Since the 1970's I have been a pen afficionado. Although my initial collecting has been by sets, my main passion is with fountain pens and those are the pens I find that I buy the most often. My pen collection includes many brands of pens, however, I always find myself drawn to my Waterman pens.
It's the way the Waterman nib glides across the paper. There is the balanced weight and size of the pen body. The secure fit of the cap to the barrel. All these give an overall feeling of quality. That's what keeps me going back to my Waterman pens. So when planning a previous trip to France I arranged a visit of the Waterman factory in Saint Herblain which is located just outside of the city of Nantes. I was lucky, as although Waterman does not give tours to individuals, an exception was made. I was able to visit the factory.
When I was walking about the factory, and seeing the various phases of the manufacturing process I immediately gained an appreciation for the amount of work that goes into making a quality fountain pen.
I met Waterman employees who showed me how they manufacture and assemble the pens. The quality I have recognized in Waterman pens is a direct reflection of the concern for quality shown by the Waterman employees.
Patrick Hulot, of the Quality Department, hosted my visit. He explained the various phases of the manufacturing and assembly process. We started the discussion and tour in the stamping section. Here large bands of brass are automatically fed into machines that stamp out small circles. The circles of brass are then shaped into the pen parts by compressing the metal into various moulds. The process which compresses the brass gives the metal its strength. The stamping machines are set to produce each specific pen part.
Although the process is very automated, employees check for quality throughout the process. The final barrels and caps are placed in wire baskets which are labelled as to pen line and part. The parts are then cleaned. This is an automatic process which immerses the parts in a bath to remove the oils used in the stamping process.
The cleaned parts next go for cutting. Here the stamped-out barrels and caps are cut to the exact measurements of each particular pen. While much of the cutting is done automatically by machine some pieces are cut by hand-operated machines. Even for the cutting done by machines, employees must set the programme for the specifics of each individual pen part.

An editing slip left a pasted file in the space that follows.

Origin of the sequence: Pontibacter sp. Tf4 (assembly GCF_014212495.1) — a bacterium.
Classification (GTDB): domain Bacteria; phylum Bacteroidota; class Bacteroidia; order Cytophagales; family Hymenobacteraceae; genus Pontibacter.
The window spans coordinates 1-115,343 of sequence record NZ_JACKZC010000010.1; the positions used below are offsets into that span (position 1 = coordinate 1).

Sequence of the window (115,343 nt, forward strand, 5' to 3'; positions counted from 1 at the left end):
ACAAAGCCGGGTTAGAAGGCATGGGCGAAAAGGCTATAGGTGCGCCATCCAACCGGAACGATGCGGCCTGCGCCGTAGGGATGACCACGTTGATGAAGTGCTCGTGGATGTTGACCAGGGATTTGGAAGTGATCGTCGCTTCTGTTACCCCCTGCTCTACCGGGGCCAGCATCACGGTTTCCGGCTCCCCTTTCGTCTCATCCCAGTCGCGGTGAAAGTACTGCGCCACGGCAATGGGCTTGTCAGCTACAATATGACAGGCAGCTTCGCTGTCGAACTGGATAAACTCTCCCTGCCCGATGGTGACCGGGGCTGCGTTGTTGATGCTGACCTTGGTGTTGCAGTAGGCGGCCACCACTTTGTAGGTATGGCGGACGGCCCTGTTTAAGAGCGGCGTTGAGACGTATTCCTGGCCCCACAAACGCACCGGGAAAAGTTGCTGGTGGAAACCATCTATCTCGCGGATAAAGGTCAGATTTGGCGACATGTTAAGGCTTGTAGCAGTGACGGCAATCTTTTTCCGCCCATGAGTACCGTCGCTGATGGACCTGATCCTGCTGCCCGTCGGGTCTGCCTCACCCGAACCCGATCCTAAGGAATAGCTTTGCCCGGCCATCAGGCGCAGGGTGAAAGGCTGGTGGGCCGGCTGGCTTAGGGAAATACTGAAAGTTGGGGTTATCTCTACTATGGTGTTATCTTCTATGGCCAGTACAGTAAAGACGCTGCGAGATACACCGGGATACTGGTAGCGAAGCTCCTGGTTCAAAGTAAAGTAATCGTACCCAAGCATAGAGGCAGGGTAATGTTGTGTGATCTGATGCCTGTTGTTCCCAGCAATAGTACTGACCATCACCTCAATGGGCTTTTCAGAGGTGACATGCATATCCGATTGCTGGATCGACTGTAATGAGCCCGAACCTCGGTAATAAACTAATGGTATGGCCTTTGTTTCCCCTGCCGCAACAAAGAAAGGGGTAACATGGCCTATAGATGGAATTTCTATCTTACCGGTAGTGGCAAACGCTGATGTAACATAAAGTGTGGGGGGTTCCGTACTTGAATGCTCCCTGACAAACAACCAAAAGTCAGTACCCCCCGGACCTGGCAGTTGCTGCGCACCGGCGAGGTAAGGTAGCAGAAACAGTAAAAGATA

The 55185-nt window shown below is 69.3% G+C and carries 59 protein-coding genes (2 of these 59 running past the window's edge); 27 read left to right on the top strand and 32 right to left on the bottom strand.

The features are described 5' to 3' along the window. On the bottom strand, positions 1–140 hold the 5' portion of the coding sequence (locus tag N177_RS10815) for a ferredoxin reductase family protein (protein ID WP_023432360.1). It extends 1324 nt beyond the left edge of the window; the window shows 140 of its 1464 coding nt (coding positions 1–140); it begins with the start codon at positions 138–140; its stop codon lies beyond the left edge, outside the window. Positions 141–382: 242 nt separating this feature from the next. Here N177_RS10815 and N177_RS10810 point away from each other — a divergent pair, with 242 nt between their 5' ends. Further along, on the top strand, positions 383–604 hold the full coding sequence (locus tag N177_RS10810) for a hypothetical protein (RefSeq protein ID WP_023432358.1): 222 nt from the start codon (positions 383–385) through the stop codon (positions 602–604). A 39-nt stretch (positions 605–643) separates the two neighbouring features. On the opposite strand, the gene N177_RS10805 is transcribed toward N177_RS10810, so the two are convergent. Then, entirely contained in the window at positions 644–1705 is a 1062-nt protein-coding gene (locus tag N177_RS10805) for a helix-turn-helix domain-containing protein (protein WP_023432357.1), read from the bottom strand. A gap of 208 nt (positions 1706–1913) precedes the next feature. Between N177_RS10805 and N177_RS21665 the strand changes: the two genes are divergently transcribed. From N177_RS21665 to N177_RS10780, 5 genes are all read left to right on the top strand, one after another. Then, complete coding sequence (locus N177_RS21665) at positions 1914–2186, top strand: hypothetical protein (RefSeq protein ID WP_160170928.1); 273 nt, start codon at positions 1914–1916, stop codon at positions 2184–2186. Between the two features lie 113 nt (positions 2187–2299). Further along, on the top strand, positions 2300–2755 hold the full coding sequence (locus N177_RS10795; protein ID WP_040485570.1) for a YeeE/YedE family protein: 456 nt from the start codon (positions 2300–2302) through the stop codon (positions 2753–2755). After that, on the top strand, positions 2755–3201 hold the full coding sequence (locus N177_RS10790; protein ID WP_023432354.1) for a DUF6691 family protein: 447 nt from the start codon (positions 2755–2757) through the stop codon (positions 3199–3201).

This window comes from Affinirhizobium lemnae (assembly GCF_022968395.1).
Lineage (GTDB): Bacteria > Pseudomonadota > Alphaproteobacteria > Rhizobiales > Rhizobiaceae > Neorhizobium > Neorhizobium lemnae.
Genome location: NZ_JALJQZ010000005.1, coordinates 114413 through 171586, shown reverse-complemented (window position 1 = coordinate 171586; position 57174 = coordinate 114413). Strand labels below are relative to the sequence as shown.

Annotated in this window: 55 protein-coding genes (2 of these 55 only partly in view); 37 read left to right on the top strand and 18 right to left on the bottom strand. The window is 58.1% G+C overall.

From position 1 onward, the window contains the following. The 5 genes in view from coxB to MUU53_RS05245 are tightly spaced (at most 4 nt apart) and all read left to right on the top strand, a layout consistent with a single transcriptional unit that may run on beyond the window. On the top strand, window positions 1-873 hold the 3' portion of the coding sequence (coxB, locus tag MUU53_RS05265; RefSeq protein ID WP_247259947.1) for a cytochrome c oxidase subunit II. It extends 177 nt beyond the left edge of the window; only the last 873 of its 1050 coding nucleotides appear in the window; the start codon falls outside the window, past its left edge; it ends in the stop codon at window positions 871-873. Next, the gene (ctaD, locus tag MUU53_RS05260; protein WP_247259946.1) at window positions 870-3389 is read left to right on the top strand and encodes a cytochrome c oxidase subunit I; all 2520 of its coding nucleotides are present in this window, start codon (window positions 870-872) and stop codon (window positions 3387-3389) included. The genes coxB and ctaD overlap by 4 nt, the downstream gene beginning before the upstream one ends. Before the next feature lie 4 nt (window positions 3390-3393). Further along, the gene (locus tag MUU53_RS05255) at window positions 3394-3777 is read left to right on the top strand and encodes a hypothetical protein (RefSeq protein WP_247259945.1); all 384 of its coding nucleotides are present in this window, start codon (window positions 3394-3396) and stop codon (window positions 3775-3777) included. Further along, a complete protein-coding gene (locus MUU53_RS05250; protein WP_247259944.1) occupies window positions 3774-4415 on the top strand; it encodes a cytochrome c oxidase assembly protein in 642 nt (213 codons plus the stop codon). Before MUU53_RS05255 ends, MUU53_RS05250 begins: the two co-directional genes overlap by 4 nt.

All the manufacturing stages involve quality checks. Waterman employees are trained in a self-monitoring quality control checking process. This way, quality is not something that someone else does, it is the responsibility of each individual employee. The employees I met demonstrated pride in their work and their concern for the quality of the finished product.
From the cutting section the metal pen pieces next go to be polished. The barrels and caps are placed on spindles and pass under circular polishing brushes. All metal parts are polished and then cleaned again to remove oils used in the polishing process.
At this point, Patrick explained we were at a crossroad. The top-line pens are produced in a segment of the factory that involves a considerable amount of hand work. The other pen lines go to a section of the factory where the process is more automated.
I was especially interested in the manufacturing of the Man and Patrician series--some of my favourite Waterman pens, so I am only writing about the process for the top-line pens.
With the final cutting completed, the top-line pens require gold plating of various parts. Here, racks of pen parts are immersed in plating baths. Employees programme the machines that immerse the pen parts in the baths so that each part receives the right amount of gold plate.
The making of the nibs for the top-line fountain pens is a very manual process. Bands of gold pass through a machine that make an initial cut into the rough shape of the nib. These pieces are fed into a presser that compresses the metal. This process increases the strength of the metal, gives the nib a tapered thickness and develops the "spring" of the nib. The nib piece then receive a final cut appropriate for the specific pen model. At this point, engraving is added to the nib. The tip is then coated with a mixture of hard metals and the ball is manually welded to the nib. The nib is then cut to create the forks. There is a final moulding and calibration of the tension of the forks.
I have always been impressed with the smoothness of my Waterman nibs. I now know why! Employees test each nib for smoothness by trying the nib on a sheet of paper. Once the nibs pass this test they go through a final polishing process. The nibs and pens are assembled and then tested with ink for proper flow.
Waterman produces all the parts for their pens. The plant has an extensive moulding section that produces the various non-metal pen parts for all lines of pens. They even mould their own ink cartridge bodies. In addition to the pens, Waterman produces their own ink at the factory and makes all the colours by adding colours to a base ink.
At the end of the tour I have an even higher appreciation for my Waterman pens. I never realized how many people worked so hard to produce the pens that I cherish!
I thank my hosts--Patrick Hulot, Quality Department; and Christiane Pinguaud, Secretary to the Factory Manager for their assistance with the visit.
I now look back at this article and think how much the pen lanscape has changed from the year that I toured the Waterman factory. Waterman had gone through a number of owners. With each new owner, the company has revised its relative marketing plan. For a number of years, the number of upper end Waterman pens that were issued dimmissed. My Man 100 pens still today, some 13 years later remain good looking pens that write great. My Edsons, I have bought the red, blue and green as there just is not a better made